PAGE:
A critical focus of leaders to foster the adaptation required to lead through disruption is not the infrastructure and systems, but the people. Across the organization, there needs to be strong, efficient, and effective teams of people working as a collective to face the next waves of disruption. Senior management should be using this time to reflect on their current state and the strength of their team, taking into consideration their new needs and if they have the talent with the capability to thrive in the new market.

It must also be remembered that this focus on people is not restricted to the internal organization.  Relationships with the external network of stakeholders, including customers, suppliers (including suppliers of capital), regulators and advisors must also be maintained and strengthened.  Any adjustment has to include steps to maintain and increase the resilience of the firm’s external relationship network.  At times of business stress, these relationships can often prove to be a vital asset in determining the success or failure of any change of strategy, tactics, or execution.  This means that a balance may have to be struck between a policy to increase agility and one that maintains the critical relationships needed to weather the crisis and to build for the future.

A problem is that the relationship network is often poorly understood, inadequately mapped, and undervalued, even at the leadership level.  Care must, therefore, be taken that any changes made to adapt for the new circumstances also increase (or, at the worst, do not reduce) network resilience.  Management should reflect on their critical external relationships, identifying those that could be affected by any change as well as detecting gaps that may need strengthening.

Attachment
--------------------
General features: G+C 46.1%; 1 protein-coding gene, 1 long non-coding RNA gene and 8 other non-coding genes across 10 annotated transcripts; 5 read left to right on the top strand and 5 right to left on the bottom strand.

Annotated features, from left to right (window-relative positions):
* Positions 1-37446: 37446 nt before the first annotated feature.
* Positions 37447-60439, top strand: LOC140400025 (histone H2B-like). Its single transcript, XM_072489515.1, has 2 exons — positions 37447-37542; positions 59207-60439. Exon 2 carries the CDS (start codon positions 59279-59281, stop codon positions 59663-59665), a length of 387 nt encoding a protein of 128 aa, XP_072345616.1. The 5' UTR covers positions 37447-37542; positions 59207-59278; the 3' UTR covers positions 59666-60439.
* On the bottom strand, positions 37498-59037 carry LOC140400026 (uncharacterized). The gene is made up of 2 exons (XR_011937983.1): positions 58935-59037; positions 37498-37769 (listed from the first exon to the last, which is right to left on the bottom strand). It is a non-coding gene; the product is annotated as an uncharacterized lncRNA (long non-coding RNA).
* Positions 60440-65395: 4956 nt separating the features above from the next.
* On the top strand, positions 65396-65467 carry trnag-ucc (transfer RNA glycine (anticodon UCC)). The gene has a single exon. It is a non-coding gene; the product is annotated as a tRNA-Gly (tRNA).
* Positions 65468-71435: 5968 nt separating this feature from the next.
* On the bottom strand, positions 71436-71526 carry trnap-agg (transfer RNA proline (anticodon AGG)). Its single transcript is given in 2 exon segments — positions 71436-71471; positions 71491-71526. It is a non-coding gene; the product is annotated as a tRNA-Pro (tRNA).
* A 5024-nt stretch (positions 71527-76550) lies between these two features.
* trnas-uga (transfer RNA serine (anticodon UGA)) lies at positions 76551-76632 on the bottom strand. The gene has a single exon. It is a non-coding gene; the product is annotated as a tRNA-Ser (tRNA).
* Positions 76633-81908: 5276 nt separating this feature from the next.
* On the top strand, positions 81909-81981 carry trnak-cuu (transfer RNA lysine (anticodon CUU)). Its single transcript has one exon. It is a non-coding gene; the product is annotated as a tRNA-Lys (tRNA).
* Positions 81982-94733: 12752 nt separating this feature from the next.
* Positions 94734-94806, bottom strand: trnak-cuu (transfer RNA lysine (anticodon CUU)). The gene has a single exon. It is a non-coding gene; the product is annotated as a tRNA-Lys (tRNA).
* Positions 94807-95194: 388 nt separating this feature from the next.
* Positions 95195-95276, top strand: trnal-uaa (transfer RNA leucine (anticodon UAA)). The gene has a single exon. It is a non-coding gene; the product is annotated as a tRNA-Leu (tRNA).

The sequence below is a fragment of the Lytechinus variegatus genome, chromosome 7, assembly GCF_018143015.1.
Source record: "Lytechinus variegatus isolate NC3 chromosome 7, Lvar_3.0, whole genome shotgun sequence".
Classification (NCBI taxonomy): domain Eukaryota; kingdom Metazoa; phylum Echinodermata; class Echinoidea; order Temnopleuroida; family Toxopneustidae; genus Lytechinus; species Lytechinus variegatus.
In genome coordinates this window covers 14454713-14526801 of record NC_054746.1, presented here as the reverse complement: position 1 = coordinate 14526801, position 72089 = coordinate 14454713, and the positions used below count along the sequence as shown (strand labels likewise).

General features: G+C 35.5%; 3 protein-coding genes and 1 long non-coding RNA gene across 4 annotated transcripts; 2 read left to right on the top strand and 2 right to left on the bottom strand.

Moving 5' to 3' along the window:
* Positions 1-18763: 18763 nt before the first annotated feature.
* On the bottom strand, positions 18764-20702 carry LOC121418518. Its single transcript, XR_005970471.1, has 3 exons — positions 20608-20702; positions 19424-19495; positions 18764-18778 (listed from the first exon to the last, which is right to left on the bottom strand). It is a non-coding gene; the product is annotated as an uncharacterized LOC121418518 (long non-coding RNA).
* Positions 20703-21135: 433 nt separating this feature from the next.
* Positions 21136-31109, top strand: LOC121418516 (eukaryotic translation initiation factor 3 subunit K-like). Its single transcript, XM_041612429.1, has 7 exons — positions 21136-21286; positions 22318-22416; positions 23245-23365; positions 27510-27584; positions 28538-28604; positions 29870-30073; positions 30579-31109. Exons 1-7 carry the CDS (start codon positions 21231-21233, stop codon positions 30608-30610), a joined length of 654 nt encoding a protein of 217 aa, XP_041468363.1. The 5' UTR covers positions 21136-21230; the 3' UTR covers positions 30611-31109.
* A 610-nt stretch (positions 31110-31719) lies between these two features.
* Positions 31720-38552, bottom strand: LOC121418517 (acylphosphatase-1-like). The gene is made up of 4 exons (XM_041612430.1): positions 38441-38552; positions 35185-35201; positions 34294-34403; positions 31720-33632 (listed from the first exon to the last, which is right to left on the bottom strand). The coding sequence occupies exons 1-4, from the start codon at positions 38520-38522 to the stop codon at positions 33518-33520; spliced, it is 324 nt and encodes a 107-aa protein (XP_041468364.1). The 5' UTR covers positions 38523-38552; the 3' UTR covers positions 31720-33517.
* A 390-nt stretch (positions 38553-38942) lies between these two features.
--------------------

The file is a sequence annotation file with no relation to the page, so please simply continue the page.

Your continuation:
The right team needs to be in place and prepared for the subsequent ups and downs presented as we navigate through the fallout and the adjustments to the new normal as the market settles. The changes organizations are going through are momentous and may require extra support to manage the situation at hand. Calling upon a highly-skilled interim executive who is well-versed in navigating disruption and managing organizations through difficulty can bring a new skill set to the leadership of an organization and strengthen governance. An external, fresh pair of eyes facilitates a new perspective on the situation and their expertise in planning, managing, and executing recovery or growth plans is an invaluable asset for weathering this current storm.  They may also immediately address any critical gaps identified in the relationship network review.

We are in an uncertain and unprecedented time as the pandemic continues to spread and cause economic disorder. Across the globe, organizations need strong leadership to guide their teams through the unsettled landscape with informed long-term and short-term decision-making. More than ever, having a cohesive unified team communicating transparently is mission-critical for the immediate needs of the company. But it is clear there must be strong strides towards future-proofing for the imminent repercussions and the new normal now being cultivated.

This article was written by Dominick Sutton, Chief Data Officer at BoardEx, and Ali Palmer, Partner and Head of the Consumer and Telecoms Practice at Odgers Interim

About Odgers Interim:

Odgers Interim is a world leading provider of interim management services with 20 years’ experience in c-suite and director-level interim placements.  Our 27 consultants are industry thought leaders and trusted advisors to public and commercial organizations across 24 different sectors.  As sector specialists, our team provides an unparalleled level of expertise and guidance.